population. However, the Bureau does not have a method of 
distinguishing between localities that agreed to participate in the 
program but do not submit an update because they have no changes, and 
localities that did not submit an update because they did not review 
the materials. Without this information, the Bureau cannot fully 
measure the extent to which local reviews have contributed toward 
accurate address lists and population counts. In response to 
recommendations in our report on the 2010 LUCA program, the Bureau 
agreed to establish a process for localities to indicate that they 
participated in LUCA but found no changes to address lists and maps. 

In summary, Mr. Chairman, the success of the census depends in large 
part on the ability of the Bureau to locate and deliver questionnaires 
to every household in the United States. To accomplish this monumental 
task, the Bureau must maintain accurate address and map information for 
every location where a person could reside. We applaud the moves the 
Bureau has undertaken to improve its LUCA program so that user workload 
and burden are reduced, thus, making it easier for local and tribal 
governments to provide input into the accuracy and completeness of the 
Bureau's address information for their respective jurisdictions. 
However, there is more the Bureau can do to address information-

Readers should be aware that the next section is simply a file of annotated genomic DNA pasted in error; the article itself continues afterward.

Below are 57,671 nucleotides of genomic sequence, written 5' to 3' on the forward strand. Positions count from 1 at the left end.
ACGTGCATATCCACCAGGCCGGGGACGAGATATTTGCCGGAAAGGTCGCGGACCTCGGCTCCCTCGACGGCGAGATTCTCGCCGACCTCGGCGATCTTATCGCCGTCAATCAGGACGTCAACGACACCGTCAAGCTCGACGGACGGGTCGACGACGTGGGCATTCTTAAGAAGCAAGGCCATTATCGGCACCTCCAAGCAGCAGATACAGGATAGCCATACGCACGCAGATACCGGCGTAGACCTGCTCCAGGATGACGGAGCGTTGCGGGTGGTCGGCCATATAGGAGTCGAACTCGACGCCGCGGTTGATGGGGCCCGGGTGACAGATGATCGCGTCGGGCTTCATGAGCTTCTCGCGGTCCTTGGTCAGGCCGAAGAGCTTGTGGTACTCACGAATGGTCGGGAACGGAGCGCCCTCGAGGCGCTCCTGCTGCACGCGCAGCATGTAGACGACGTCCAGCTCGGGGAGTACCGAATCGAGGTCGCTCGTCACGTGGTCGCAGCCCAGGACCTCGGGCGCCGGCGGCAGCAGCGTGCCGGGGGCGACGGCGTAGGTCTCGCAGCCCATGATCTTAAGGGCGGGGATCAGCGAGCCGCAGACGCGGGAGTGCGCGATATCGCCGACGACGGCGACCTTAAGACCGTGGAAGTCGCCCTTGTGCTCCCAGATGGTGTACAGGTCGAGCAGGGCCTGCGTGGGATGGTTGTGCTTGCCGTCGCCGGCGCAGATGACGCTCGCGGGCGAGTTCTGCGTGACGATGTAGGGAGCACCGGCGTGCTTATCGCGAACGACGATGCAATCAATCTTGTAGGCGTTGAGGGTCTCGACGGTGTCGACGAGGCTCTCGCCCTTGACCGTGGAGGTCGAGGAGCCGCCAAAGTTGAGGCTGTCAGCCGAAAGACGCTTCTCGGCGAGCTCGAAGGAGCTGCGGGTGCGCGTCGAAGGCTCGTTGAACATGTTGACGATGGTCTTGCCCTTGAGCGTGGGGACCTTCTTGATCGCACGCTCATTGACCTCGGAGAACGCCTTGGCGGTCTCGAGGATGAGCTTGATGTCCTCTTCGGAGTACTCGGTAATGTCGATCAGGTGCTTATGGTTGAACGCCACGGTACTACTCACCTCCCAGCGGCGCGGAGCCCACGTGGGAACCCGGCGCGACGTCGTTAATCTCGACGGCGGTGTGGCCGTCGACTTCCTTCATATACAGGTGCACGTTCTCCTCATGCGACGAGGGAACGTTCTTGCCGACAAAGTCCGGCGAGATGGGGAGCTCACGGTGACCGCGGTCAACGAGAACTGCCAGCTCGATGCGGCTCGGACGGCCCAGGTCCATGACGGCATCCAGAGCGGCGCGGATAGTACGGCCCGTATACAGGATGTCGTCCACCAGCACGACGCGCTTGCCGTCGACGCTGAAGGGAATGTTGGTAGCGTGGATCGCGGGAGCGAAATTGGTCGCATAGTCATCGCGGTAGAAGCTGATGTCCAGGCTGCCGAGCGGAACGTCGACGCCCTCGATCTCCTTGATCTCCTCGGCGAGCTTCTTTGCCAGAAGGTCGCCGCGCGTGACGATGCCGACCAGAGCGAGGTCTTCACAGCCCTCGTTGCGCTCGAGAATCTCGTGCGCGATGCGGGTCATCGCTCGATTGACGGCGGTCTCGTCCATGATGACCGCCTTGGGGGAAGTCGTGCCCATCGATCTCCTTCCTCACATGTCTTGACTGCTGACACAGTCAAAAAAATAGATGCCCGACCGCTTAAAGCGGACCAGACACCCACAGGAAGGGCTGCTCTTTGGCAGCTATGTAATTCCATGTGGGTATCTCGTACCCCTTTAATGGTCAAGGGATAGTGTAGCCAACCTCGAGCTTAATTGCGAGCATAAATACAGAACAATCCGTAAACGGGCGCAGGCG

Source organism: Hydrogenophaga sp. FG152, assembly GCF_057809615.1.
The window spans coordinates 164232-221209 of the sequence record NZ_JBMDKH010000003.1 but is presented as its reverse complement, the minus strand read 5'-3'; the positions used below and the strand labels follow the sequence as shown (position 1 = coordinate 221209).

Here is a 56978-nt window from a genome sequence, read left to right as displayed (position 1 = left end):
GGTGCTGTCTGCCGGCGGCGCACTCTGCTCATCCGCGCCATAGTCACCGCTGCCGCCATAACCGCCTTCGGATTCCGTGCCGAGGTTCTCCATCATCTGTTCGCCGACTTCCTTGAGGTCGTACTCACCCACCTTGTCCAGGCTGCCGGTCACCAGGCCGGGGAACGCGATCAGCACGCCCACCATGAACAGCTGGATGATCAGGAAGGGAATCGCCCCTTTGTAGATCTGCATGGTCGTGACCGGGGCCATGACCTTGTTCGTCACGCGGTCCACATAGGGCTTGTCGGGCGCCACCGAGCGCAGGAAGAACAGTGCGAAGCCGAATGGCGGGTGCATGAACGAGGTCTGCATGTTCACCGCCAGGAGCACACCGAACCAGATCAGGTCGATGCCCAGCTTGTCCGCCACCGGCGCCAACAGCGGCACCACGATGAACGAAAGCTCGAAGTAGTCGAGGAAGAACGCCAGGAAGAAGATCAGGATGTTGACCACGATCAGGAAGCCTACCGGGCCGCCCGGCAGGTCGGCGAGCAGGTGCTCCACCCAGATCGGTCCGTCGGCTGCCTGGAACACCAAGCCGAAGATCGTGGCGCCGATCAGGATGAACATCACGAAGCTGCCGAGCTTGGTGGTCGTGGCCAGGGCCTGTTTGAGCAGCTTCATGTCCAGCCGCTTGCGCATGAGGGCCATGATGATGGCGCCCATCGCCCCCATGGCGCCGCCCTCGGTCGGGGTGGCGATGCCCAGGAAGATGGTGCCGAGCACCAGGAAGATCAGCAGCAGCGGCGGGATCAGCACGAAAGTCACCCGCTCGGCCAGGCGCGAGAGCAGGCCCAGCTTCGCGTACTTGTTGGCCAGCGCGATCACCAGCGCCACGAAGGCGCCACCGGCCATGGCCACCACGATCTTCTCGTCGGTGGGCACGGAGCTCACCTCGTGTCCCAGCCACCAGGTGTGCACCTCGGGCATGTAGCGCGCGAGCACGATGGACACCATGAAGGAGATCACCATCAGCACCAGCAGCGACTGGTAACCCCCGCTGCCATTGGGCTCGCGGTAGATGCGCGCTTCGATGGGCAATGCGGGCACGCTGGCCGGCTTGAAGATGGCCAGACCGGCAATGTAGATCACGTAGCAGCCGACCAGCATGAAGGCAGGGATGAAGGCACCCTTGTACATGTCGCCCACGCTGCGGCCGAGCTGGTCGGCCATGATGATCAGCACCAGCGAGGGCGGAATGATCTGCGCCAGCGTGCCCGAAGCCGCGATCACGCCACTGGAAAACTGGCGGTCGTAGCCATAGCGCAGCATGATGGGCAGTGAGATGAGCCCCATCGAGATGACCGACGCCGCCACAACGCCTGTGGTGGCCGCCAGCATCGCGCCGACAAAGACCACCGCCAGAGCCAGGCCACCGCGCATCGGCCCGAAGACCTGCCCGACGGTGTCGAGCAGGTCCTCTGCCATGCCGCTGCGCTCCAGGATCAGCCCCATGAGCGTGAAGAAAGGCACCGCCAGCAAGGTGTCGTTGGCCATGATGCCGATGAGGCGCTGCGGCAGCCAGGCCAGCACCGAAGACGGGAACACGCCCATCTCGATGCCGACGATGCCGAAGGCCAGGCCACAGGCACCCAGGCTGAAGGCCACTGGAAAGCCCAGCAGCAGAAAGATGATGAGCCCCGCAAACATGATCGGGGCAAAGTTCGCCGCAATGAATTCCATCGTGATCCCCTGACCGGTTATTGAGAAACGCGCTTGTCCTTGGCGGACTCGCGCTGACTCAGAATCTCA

technology-based challenges to the LUCA program prior to the 2010 
Census. The Bureau performed little user testing of MTPS and no user 
testing of the CBT module for the LUCA Dress Rehearsal. Testing new 
technology will help the Bureau identify any issues related to the 
usability of the MTPS and CBT software. Finally, without better data on 
why some localities that agree to participate do not provide updated 
information, the Bureau may be hampered in its ability to estimate the 
effect of the LUCA program on the MAF database and the census 
population count. 

As in the past, we look forward to supporting this subcommittee's 
oversight efforts to promote a timely, complete, accurate, and cost- 
effective census. 

Mr. Chairman, Mr. Turner, this concludes my prepared statement. I would 
be pleased to respond to any questions that you or other members of the 
subcommittee might have. 

Contact and Acknowledgments: 

For questions regarding this testimony, please contact Mathew J. Scirè, 
on (202) 512-6806, or by e-mail at sciremj@gao.gov. Individuals making 
contributions to this testimony include Lisa Pearson, David Bobruff, 
Betty Clark, Jennifer Edwards, Ernie Hazera, Mark Ryan, and Tim Wexler.